timistravels

My job allows me to visit a lot of Alaska on a yearly basis. I wanted to capture the trips in one location!

Hanoi, Vietnam first stop of our trip

The noise and the hustle bustle will be what I remember. The streets are packed with scooters and I mean packed. Everyone drives and rides them.

Day 12/11

We landed at 11 pm and took the advise from the person we rented our apartment from; arrange for a pick up, $20 for the two of us! Was so worth it, Dong our driver was there with a sign and got us straight to our apartment! It was a crazy night in Hanoi as they’d just won a huge Soccer championship and the streets were full on celebration.

We rented an apartment in Old Town and it’s perfect. We are right beside Hoan Kiem Lake and blocks from the Dong Xuan Market.

We started morning by getting cash, $2,000,000 or about $85. Crazy high bills! Then we stopped and got a SIM card. 15 G data and 15 minutes of calling for $14! We’re set.IMG_2874.jpg

We started out along Lake Hoan Kiem enjoying the nice park walkway along the edge. From one end we walked a few more blocks to visit the Opera House. Sadly no tours just open for operas in the evenings. Then headed over to Metrepole Hotel which was built in 1909 and survived the bombings during the war.DSCN6288.JPGIMG_2850.jpg

We continued back to the lake and around to the end where the Rising Sung Bridge takes you to the Ngoc Son Temple on Turtle Island. Entry fee $3 for the two of us.IMG_2861.JPG

Onward to the Dong Xuan Market and as warned in the guidebooks it’s basically a market where Vietnamese shop for clothes and accessories. Lots of knock off, nothing too appealing for us.

However outside of the market were lots of food for sale, fruit, corn, beans, vegetables, etc. we bought some apple bananas as we love them.IMG_2878.jpg

We then got a brilliant idea to walk across the bridge over Red River. The Long Bien Bridge was the longest in Asia when it was built. It’s a historic bridge for pedestrians and scooters only, no cars. It was longer than we thought; over 1 mile but was a fun walk.  It was a great relic of the past.   If you look close, you can still see the marks and pillsleft from American bombs.IMG_2884.jpg

DSCN6760.JPG.JPGDSCN6360.JPGWe did bring a cab back over the bridge for < $1. Everything is so reasonable.

Lastly we had dinner with a former student and walked around the lake in the evening with an almost full moon!IMG_2902.jpgIMG_2899.jpg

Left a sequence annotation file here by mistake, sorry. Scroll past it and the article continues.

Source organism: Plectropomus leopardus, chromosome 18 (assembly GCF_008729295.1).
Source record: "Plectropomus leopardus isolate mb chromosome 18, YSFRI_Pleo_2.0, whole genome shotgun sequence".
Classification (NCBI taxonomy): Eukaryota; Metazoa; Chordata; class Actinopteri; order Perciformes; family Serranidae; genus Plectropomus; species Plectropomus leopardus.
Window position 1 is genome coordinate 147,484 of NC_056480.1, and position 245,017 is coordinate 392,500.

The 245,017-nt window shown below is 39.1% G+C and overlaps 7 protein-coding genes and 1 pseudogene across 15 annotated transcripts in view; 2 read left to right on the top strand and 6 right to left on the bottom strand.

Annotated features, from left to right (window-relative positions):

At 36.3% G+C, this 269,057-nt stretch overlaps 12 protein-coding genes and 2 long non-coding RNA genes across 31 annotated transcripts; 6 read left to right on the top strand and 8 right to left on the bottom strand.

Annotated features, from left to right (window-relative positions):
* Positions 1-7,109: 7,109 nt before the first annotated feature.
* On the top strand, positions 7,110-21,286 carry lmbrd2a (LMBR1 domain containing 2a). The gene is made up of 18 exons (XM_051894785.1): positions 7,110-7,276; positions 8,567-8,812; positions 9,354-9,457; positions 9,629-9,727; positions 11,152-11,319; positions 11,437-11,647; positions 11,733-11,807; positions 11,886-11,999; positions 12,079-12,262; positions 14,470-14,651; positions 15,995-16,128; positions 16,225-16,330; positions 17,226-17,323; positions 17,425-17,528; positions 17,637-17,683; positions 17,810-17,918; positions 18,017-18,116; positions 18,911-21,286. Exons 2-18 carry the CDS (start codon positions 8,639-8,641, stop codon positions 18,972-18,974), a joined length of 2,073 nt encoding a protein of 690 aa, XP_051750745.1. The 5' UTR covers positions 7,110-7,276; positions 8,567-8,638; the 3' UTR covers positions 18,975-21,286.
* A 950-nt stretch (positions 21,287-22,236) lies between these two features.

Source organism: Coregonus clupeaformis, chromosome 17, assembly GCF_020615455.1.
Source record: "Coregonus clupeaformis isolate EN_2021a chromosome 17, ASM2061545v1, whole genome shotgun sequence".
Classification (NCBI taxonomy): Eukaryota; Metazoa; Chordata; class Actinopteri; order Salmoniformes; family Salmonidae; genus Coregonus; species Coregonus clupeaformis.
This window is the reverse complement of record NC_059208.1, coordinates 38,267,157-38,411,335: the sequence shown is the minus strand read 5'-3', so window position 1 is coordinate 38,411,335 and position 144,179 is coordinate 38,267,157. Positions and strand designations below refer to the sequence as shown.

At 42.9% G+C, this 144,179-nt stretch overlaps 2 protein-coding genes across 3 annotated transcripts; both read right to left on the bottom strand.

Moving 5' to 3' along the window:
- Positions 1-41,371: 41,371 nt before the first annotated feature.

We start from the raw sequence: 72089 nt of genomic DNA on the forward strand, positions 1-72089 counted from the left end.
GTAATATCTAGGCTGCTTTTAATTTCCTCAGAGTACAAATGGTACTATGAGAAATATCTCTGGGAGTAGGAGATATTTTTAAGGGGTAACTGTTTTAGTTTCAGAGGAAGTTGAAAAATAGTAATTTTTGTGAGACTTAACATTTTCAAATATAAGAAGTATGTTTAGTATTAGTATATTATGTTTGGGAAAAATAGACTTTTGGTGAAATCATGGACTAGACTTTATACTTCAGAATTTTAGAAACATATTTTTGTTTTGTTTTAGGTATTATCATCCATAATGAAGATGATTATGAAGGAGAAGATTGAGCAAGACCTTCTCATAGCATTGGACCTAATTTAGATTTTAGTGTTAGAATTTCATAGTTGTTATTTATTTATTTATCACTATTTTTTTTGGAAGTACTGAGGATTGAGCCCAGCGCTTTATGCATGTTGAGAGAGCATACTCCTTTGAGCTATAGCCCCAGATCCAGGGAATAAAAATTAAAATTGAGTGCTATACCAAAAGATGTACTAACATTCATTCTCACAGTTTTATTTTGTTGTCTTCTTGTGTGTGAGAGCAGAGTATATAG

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Unalakleet, Alaska~ Jan. 15-16, 2015 and NO SNOW!

Jan. 15/16

Last year I was unable to fly into Unalakleet because they had so much snow, this year, NONE.  Unalakleet is on the NW coast of the Bering Sea, just under the community of Nome.  It was a beautiful day as I flew in and the sun was setting over the community.  It was in the high 20’s low 30’s while I was there and I enjoyed a quick walk to the beach and the ability to beach comb a bit!    The Elders are worried about the continued warming of the region.  There were locals that had just gone out on a seal hunt, not normal for this time of year.

If you want to know more about Unalakleet, check out my blogs from Jan. 2012 and 2013!  Here are some pics!  The photo of me is with Donald Masters, Donald originally from Unalakleet is a former student of mine (at UAS).  He’d gone south for college but has moved back home~ and I got to see him, what a treat!

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landing in Unalakleet! Sun starting to set about 4:30!

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swinging around to the airport

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Sunset on the day I left, this is a beautiful community.

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drift wood on the beach, locals use it for fire wood

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another view looking down the beach

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long lost friends… last saw each other over 15 years ago! JOY

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Little Diomede, you CAN see Russia from this Alaska town!

Jan. 15-16, 2015

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Opik and her scoop to help grab the crabs with! (photo courtsey of Opik Ahkinga)